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Indictments in Gizmodo iPhone case

 by John Moe // Posted: 04/22/10 12:23 PM

Well, not court indictments. Not yet anyway. But John Gruber of Daring Fireball presents his case quite strongly. A good long read and this toward the end:

Second, publishing the name, photographs, and personal information of the Apple engineer who lost the phone is irrelevant to the story. It was the dick move to end all dick moves. Gizmodo is, ostensibly, a gadget site. The interest of their readers in this saga regards the phone. Publishing his name did not clarify in the least bit how they obtained the phone. The people whose identities I’d like to know are those who obtained and then sold the phone, not the guy from Apple who lost it. There is no interest served by outing him other than taking sociopathic glee in making a public spectacle of someone who made a very serious but honest mistake.

I think we’ve seen this whole case/story/kerfuffle become something of a blind men and the elephant situation. A lot of people I’ve talked to take the same perspective as my wife does, which is “Oh that poor guy! What a mess!”

I’ve seen friends on Facebook take a kind of pleasure in what they see as a giant (Apple) being taken down a few notches by human imperfection. Curious that Apple, the alt brand, is now seen as just as much of a monolith as Microsoft used to be. A few folks I’ve heard are happy to see a blog get away with something sneaky.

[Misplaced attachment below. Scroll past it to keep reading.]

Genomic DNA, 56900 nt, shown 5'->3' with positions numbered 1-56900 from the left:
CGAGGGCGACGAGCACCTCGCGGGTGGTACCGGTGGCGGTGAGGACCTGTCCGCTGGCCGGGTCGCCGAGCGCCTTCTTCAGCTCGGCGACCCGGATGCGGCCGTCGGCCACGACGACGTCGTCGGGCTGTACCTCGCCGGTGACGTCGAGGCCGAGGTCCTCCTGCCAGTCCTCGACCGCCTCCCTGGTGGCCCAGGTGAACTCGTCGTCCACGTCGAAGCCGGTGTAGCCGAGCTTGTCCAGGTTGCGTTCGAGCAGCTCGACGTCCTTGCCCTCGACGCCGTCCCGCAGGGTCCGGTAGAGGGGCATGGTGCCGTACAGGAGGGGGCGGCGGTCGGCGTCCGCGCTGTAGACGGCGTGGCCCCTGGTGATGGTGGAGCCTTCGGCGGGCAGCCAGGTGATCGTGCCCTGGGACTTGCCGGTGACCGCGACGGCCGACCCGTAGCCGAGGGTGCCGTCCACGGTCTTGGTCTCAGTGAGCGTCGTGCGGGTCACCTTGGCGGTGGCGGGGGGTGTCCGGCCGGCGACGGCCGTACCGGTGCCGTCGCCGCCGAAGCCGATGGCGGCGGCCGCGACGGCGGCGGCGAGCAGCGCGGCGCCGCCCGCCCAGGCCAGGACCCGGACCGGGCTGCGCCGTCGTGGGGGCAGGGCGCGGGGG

The one point of view I’ve seen very little of is discussion of the device itself. “Front facing camera? Separate volume buttons? Yeah, well, whatever. But what kind of beer was the guy drinking that night?!” I wonder if Apple as an idea is bigger than any idea they create.

Comments | Filed Under: blog apple iphone sma smartphones

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What will we do with all this "white space"?

09/26/10 11:15 AM

There’s a vote coming up this week in Washington that will have a big impact on how you use the internet, what’s available to you, how much faster you’ll be able to get things online. On Thursday, the FCC is expected to open up unused parts of the broadcast spectrum, a lot of people call it “white space”. This is space that was positioned to be something of a buffer between television stations but such padding is proving less essential since the conversion to digital TV.

On today’s show, we talk to Glenn Fleishman from Wi-Fi Networking News and The Economist about how the spectrum works and what kind of new space we’re talking about. We also check in with Tim Wu from Columbia Law School about the companies that will look to use the space and what it all might mean for you and me as internet consumers.

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